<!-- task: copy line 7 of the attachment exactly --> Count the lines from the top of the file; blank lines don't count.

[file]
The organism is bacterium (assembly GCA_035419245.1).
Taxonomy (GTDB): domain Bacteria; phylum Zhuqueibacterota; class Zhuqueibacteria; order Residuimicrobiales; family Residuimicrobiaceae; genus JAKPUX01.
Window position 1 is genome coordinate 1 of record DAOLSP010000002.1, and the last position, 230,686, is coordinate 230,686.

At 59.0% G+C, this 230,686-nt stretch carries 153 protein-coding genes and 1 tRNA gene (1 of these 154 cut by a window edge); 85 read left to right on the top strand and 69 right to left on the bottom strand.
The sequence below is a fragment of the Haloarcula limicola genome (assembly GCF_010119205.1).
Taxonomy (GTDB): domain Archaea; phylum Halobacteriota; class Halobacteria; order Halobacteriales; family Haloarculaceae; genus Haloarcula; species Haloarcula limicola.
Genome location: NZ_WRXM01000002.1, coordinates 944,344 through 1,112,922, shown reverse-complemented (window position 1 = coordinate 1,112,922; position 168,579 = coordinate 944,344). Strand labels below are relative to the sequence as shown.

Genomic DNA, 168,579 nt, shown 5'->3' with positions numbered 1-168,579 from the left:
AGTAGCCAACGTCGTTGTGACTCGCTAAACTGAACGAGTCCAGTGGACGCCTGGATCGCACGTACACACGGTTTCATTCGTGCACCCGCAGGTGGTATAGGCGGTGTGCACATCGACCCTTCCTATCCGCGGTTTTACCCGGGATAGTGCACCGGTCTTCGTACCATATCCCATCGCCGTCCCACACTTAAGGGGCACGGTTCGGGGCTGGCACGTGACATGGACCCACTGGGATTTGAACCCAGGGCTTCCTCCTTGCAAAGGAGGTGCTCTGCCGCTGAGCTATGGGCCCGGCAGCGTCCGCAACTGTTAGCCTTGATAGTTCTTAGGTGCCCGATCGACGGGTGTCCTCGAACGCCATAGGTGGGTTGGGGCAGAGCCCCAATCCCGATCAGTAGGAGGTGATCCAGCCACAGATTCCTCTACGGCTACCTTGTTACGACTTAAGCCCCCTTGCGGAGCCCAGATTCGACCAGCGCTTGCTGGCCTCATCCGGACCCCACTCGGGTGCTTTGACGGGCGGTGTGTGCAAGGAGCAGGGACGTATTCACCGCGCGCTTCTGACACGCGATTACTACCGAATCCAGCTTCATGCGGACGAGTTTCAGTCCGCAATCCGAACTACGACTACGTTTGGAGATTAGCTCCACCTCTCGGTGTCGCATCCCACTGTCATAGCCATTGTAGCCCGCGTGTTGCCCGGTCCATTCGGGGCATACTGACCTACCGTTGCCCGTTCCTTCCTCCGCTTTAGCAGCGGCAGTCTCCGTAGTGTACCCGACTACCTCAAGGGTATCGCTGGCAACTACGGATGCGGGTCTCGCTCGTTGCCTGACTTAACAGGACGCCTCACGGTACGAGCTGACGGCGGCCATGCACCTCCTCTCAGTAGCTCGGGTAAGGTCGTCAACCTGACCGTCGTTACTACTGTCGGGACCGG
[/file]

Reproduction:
Genome location: NZ_WRXM01000002.1, coordinates 944,344 through 1,112,922, shown reverse-complemented (window position 1 = coordinate 1,112,922; position 168,579 = coordinate 944,344). Strand labels below are relative to the sequence as shown.